Warrior: The Legend Of Colonel Richard Meinertzhagen is a trip into 19th Century Britain's African Colonies and a deep look at a man in the center of it all.  Peter Capstick is an old Africa hand as it is and is uniquely qualified to tell his story.  A man who didn't seem to fit in back home, he came into his own commanding his own unit of the King's African Rifles.  He arrived in Africa in 1902, and was astonished to find the Martini-Henry rifles of his new outfit were so rusted up as to be unusable.  After shortly putting everything in order, he immediately went into the peace keeping business as unruly tribes kept him hopping. 

From a modern perspective, this man looks to be somewhat  bloodthirsty, and easily gets into killing mode when dealing with hostile tribes.  Capstick defends the man, saying we are too far removed in time and culture to understand what Meinertzhagen had to do to keep the peace.  Another thing that seems odd is Britain expected their officers to look after themselves, and Meinertzhagen had to hunt to keep his larder stocked.  Not that hunting bothered him, and he was excited at all the animals he had to shoot at, and shoot he did.  Bagging lion, rhino and hippo was right up his alley, and he took to it with relish.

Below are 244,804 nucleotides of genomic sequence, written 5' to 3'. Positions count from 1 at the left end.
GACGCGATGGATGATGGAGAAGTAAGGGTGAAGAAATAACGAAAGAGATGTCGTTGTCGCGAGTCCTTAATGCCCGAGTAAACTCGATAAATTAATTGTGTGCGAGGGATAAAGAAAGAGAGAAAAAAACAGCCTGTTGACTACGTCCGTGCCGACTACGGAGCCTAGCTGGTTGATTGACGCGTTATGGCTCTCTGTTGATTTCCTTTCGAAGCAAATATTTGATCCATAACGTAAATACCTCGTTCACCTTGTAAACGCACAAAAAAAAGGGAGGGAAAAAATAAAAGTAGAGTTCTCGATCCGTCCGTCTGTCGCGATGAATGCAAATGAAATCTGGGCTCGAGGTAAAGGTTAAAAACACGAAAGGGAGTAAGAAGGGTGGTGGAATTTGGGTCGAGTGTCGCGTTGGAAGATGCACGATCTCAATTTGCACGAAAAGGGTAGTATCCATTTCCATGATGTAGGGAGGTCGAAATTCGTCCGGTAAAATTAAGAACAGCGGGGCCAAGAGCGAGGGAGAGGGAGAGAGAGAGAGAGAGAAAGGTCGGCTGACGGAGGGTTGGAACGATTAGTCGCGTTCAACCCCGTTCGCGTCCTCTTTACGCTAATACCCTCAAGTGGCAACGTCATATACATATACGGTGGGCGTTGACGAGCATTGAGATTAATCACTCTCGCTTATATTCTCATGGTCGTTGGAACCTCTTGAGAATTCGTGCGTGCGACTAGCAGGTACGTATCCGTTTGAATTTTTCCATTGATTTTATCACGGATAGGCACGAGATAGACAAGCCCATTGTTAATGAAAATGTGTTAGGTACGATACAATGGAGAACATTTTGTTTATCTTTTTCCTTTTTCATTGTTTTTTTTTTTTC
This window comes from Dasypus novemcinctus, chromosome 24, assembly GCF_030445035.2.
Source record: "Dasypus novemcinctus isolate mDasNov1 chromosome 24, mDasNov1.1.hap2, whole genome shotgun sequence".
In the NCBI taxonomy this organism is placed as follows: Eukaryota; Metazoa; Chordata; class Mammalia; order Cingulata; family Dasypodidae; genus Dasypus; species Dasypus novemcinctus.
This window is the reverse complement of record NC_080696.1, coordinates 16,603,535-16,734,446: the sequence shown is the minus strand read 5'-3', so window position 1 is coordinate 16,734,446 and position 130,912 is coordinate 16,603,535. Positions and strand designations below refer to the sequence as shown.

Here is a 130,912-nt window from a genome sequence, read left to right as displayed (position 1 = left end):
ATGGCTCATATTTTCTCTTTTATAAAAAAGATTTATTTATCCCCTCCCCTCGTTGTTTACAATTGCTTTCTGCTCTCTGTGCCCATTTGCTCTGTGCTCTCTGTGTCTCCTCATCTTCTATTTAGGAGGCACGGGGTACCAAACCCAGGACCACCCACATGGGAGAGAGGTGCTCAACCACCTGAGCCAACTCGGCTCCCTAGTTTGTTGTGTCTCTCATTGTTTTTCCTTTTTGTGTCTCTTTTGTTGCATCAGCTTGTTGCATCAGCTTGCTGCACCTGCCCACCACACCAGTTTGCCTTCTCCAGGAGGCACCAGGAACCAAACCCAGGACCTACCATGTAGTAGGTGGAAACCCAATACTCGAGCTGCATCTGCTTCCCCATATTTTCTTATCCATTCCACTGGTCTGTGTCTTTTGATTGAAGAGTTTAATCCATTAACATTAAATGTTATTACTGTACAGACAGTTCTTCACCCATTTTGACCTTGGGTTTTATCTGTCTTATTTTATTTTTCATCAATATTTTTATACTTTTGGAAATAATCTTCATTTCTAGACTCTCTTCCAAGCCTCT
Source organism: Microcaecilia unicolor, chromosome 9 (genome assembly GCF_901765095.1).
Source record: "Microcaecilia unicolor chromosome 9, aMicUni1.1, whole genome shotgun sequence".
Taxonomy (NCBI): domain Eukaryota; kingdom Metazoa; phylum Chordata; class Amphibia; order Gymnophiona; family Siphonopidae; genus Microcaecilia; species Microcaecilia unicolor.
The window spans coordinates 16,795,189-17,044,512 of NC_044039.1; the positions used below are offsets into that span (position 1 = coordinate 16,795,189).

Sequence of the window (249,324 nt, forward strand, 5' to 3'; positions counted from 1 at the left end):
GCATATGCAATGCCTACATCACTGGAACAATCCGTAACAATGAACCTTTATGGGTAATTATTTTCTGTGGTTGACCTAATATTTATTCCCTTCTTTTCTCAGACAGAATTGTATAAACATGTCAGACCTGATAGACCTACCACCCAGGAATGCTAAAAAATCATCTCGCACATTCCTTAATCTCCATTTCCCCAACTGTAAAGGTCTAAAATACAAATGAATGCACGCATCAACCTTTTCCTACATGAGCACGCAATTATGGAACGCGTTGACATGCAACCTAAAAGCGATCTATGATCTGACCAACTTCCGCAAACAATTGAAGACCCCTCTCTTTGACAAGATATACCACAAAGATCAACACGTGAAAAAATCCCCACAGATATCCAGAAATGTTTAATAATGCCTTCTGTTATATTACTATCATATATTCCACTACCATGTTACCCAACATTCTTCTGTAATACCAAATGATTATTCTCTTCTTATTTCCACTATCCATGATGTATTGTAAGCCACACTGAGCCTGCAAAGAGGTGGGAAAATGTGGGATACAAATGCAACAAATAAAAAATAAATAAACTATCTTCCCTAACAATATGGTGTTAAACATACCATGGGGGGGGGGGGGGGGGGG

In fact, in one thrilling battle he fought with the Irryeni Kikuyus, he got what is referred to in the shooting sports as a "mixed double".  He was backed into a thicket of reeds, when a Kikuyu warrior and a wounded lion broke into his opening.  He bagged them both.

Colonel Richard Meinertzhagen was probably the only soldier on the western front in WW1 that used an African war club in the trenches.  The book is a thrilling read and you can get it on Amazon.

Warrior book cover